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J Physiol. 1966 Mar;183(2):407-17.

The relation between sarcomere length and active tension in isolated semitendinosus fibres of the frog.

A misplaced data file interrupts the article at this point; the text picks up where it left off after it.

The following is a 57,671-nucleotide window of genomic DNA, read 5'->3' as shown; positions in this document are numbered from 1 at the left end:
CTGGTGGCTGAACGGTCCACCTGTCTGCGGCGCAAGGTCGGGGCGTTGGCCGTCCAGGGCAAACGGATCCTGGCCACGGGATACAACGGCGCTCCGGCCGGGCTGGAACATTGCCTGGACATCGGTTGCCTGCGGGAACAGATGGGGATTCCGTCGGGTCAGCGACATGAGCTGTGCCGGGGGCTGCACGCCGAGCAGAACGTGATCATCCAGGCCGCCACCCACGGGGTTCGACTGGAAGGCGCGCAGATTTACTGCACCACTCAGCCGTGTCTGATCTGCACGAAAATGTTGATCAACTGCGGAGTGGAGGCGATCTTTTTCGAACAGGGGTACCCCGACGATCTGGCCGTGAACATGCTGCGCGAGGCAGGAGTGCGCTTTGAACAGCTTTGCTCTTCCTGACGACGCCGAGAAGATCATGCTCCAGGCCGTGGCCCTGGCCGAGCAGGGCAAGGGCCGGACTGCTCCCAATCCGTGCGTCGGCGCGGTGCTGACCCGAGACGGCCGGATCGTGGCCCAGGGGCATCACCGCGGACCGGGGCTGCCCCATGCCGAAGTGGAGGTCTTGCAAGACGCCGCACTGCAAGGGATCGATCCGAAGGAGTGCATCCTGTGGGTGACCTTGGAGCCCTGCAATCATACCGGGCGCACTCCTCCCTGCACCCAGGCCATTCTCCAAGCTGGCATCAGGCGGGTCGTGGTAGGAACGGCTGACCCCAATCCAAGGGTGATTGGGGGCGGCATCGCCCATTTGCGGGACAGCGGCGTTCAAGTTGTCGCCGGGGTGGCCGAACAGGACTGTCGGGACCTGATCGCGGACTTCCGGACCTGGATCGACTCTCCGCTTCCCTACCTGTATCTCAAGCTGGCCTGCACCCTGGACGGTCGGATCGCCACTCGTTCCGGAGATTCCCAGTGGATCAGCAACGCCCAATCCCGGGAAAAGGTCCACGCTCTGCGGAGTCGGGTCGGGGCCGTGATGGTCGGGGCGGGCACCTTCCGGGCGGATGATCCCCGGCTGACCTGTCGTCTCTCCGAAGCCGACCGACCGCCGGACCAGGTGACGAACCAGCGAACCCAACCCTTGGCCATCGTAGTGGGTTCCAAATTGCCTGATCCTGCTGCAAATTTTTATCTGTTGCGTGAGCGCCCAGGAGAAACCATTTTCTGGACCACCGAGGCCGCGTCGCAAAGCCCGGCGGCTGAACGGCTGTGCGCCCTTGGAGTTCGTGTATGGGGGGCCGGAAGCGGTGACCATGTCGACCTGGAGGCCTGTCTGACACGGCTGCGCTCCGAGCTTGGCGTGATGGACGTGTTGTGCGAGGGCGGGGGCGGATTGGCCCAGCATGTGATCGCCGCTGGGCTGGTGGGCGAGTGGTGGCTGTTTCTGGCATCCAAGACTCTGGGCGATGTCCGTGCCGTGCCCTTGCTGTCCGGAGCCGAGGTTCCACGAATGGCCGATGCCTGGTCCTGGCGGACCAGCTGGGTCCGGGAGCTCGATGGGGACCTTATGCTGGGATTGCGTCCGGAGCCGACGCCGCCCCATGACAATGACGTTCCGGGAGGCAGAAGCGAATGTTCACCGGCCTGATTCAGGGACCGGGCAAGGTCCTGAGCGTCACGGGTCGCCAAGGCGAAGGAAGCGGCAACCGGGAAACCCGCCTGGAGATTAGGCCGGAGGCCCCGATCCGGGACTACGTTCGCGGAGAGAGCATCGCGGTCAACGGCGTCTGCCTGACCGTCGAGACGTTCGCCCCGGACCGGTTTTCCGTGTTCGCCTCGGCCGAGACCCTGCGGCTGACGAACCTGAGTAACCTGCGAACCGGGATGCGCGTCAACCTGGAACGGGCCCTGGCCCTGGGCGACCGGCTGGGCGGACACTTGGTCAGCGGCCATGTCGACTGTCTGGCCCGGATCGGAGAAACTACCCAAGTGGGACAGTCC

1. The relation between sarcomere length and tetanic tension at various states of shortening was investigated in single frog semitendinosus fibres that were subjected to different degrees of prestretch (2.45-3.0 mu).2. The capacity to produce tension changed in a characteristic way during shortening, the tension output at each length being determined by the actual sarcomere spacing without reference to the striation spacing at the onset of contraction.3. The capacity to shorten against a given load was independent of the initial striation spacing, provided the load was not great enough to cause fatigue of the fibre.4. The findings strongly suggest that the functionally relevant structure of the contractile system of the intact muscle cell is always in the same state at a given sarcomere length independent of how the previous length change has been achieved, by passive extension at rest or by active shortening from a prestretched position. This probably means that contraction involves a structural change of the contractile system, which, at least in so far as it is of relevance to function, is a true reversal of the change produced by passive extension of the resting fibre. These aspects of the contractile behaviour of the intact muscle fibre are in full accord with the concepts of the sliding-filament hypothesis of muscular contraction.

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